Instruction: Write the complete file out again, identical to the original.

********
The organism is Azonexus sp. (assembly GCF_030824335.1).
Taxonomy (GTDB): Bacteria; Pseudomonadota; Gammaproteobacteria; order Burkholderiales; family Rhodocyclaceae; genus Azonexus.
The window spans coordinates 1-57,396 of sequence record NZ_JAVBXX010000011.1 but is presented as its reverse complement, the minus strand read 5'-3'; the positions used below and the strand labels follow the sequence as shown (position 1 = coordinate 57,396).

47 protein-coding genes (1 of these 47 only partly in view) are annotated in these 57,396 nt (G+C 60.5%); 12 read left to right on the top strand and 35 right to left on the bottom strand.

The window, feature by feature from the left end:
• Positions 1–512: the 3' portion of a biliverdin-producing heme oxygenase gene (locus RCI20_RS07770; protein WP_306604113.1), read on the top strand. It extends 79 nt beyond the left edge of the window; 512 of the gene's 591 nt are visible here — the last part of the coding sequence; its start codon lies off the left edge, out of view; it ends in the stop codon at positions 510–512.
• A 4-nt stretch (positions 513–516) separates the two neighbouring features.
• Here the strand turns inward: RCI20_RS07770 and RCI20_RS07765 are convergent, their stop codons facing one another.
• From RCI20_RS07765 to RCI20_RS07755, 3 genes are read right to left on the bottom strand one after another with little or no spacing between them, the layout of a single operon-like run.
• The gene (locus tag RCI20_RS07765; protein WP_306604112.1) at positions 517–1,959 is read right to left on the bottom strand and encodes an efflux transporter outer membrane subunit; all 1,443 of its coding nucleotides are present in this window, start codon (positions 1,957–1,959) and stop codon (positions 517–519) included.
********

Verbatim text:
The organism is Azonexus sp. (assembly GCF_030824335.1).
Taxonomy (GTDB): Bacteria; Pseudomonadota; Gammaproteobacteria; order Burkholderiales; family Rhodocyclaceae; genus Azonexus.
The window spans coordinates 1-57,396 of sequence record NZ_JAVBXX010000011.1 but is presented as its reverse complement, the minus strand read 5'-3'; the positions used below and the strand labels follow the sequence as shown (position 1 = coordinate 57,396).

47 protein-coding genes (1 of these 47 only partly in view) are annotated in these 57,396 nt (G+C 60.5%); 12 read left to right on the top strand and 35 right to left on the bottom strand.

The window, feature by feature from the left end:
• Positions 1–512: the 3' portion of a biliverdin-producing heme oxygenase gene (locus RCI20_RS07770; protein WP_306604113.1), read on the top strand. It extends 79 nt beyond the left edge of the window; 512 of the gene's 591 nt are visible here — the last part of the coding sequence; its start codon lies off the left edge, out of view; it ends in the stop codon at positions 510–512.
• A 4-nt stretch (positions 513–516) separates the two neighbouring features.
• Here the strand turns inward: RCI20_RS07770 and RCI20_RS07765 are convergent, their stop codons facing one another.
• From RCI20_RS07765 to RCI20_RS07755, 3 genes are read right to left on the bottom strand one after another with little or no spacing between them, the layout of a single operon-like run.
• The gene (locus tag RCI20_RS07765; protein WP_306604112.1) at positions 517–1,959 is read right to left on the bottom strand and encodes an efflux transporter outer membrane subunit; all 1,443 of its coding nucleotides are present in this window, start codon (positions 1,957–1,959) and stop codon (positions 517–519) included.